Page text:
- The Federal University of Minas Gerais and Municipal Health Teams in Belo Horizonte, Natal and Salvador refined regional mortality data by training over 200 medical students on the proper certification of deaths. With no governing body to review death certificates in the region, the team established hospital committees to oversee and review cause of death reporting. Hospital committees are now trained to code or diagnose the correct cause of death, on death certificates, ultimately improving data quality and resulting in a 24.4.% reduction of incorrect codes or diagnoses.
Supporting Data Collection and Dissemination Systems in Ghana
- The Ghana Health Services and the Births and Deaths Registry collaborated on the development of an electronic system for the direct notification of community deaths, ultimately enabling electronic data sharing between the two agencies and creating a more accurate estimate of deaths in remote areas.
- The Ghana Statistical Services created a system of routine data collection for road traffic, violent and external deaths by bringing together relevant stakeholders and training police officers on how to collect and report mortality data, filling a gap for historically underreported deaths.
- Partners at Ghana Health Services launched an online platform for continued professional development, making educational content accessible to physicians on a remote basis. The same team developed a web application to integrate the Ghana Weekly Epidemiological Review onto an interactive media platform accessible by physicians, epidemiologists and other health professionals seeking timely epidemiological data.
In addition to these successes, when COVID-19 emerged as an unforeseen obstacle during project implementation, each country team was able to accomplish the original objectives set out in their proposals, while also adapting their projects to respond to the pandemic. By pivoting ongoing activities to meet the unique demands for public health data during the emergency, the teams provided critical information needed by decision-makers responding to the crisis.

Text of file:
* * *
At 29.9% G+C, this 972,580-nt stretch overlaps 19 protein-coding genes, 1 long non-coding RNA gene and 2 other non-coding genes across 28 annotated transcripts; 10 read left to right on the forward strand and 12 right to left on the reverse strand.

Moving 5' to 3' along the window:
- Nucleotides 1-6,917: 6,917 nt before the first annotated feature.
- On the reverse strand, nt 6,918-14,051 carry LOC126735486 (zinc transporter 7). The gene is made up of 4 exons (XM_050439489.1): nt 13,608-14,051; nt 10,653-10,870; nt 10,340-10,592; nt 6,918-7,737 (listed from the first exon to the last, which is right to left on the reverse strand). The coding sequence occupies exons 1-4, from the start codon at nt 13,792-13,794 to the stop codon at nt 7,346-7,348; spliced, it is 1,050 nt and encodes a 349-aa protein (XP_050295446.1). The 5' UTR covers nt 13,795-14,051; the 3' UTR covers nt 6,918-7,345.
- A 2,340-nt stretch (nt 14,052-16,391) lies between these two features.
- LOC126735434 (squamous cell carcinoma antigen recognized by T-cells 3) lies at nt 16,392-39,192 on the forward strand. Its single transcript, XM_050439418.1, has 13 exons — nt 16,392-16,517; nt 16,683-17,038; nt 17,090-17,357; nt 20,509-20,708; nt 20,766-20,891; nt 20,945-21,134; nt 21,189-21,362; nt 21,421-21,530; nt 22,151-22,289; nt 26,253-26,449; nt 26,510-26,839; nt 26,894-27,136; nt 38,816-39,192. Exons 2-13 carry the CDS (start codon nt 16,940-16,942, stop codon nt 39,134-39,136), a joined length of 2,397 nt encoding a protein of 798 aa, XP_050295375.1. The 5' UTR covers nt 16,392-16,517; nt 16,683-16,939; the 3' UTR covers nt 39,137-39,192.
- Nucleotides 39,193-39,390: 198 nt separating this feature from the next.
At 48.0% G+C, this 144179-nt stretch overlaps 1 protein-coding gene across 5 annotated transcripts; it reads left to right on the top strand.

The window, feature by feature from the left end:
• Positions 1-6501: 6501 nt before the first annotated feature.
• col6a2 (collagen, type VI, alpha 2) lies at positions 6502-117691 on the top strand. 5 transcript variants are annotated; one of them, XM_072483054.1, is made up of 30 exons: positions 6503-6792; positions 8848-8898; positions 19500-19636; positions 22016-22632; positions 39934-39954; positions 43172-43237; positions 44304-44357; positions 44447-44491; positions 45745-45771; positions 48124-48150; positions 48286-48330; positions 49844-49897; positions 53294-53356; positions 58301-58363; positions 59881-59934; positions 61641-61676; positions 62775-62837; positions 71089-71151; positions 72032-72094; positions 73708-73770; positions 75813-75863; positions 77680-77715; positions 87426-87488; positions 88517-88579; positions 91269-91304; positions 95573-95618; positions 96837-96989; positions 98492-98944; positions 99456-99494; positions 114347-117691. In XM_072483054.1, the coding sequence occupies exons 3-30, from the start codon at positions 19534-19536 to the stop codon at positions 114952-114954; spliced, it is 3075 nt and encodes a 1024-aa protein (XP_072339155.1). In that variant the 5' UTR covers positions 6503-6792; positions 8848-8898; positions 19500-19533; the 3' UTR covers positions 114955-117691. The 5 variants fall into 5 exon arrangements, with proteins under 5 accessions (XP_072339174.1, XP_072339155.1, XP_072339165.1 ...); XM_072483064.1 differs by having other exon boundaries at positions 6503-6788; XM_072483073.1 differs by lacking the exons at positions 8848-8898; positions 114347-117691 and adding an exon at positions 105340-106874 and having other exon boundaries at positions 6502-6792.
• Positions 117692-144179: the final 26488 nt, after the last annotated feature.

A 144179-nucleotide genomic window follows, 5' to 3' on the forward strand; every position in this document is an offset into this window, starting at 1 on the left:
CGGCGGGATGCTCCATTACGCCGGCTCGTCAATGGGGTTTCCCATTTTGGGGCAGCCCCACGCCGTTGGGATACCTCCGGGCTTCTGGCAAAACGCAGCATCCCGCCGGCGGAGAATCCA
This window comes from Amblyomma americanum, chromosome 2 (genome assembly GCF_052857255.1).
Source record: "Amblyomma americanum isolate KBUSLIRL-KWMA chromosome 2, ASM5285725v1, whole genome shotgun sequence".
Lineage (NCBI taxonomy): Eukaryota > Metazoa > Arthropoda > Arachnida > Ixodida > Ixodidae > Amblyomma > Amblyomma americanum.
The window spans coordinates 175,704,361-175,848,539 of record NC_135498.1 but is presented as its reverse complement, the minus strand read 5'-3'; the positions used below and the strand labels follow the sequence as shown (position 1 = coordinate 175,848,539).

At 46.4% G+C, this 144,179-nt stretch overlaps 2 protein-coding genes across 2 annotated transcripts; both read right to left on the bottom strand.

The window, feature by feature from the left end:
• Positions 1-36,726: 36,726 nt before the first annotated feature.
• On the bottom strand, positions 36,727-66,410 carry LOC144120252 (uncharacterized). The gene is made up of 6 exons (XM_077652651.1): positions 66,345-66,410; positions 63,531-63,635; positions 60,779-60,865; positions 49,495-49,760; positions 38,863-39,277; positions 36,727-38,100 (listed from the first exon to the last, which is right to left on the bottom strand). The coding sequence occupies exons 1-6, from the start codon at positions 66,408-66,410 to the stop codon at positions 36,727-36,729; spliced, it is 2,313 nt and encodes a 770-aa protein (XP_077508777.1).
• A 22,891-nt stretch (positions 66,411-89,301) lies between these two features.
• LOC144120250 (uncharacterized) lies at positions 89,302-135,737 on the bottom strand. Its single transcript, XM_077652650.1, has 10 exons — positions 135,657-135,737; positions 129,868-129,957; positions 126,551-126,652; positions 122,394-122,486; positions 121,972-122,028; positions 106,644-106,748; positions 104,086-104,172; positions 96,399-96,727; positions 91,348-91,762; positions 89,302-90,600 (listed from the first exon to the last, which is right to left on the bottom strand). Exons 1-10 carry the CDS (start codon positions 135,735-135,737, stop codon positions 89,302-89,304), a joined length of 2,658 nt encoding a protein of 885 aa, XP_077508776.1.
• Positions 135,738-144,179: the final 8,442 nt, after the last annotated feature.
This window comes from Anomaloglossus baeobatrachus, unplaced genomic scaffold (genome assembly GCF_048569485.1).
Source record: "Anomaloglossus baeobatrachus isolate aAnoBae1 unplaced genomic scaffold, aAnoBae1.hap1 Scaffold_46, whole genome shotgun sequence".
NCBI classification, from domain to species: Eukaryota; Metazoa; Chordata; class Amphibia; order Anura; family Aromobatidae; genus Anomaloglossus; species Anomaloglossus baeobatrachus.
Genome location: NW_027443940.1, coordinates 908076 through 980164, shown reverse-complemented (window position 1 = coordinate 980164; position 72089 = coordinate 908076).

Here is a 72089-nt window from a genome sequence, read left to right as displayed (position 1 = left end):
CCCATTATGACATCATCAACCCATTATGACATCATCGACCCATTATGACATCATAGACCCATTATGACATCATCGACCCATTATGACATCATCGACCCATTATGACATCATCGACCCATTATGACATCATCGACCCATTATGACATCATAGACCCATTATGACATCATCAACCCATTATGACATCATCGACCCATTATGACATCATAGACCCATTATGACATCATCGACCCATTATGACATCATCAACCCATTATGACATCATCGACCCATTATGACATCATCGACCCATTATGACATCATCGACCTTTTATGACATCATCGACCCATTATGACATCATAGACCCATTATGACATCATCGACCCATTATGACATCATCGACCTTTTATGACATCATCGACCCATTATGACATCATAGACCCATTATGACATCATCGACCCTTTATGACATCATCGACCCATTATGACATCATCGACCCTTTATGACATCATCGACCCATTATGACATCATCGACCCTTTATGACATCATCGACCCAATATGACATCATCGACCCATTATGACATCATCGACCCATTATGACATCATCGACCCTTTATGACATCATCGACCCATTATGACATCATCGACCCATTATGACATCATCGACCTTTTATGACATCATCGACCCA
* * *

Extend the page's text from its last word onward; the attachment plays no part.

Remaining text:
These projects provide a strong example of how government-owned and driven projects that address gaps in data processes can strengthen public health systems and improve planning and policymaking.
To see more Global Grants Program projects please visit https://www.d4hglobalgrantsprogram.org/completed-projects. Our next round of funding will open on May 10, 2021.
To learn more about Vital Strategies’ Data for Health Initiative, please visit https://www.vitalstrategies.org/programs/data-for-health/ and follow us on Twitter @VitalStrat.
The Data for Health Initiative is a global effort supported by Bloomberg Philanthropies and the Australian Department of Foreign Affairs and Trade. It provides technical assistance to low- and middle-income countries worldwide to improve public health data systems at the national level, including improving civil registration and vital statistics systems, maximizing the use of data to enhance public health policymaking and decision-making, establishing and strengthening national cancer registries and more. Vital Strategies serves as an implementing partner.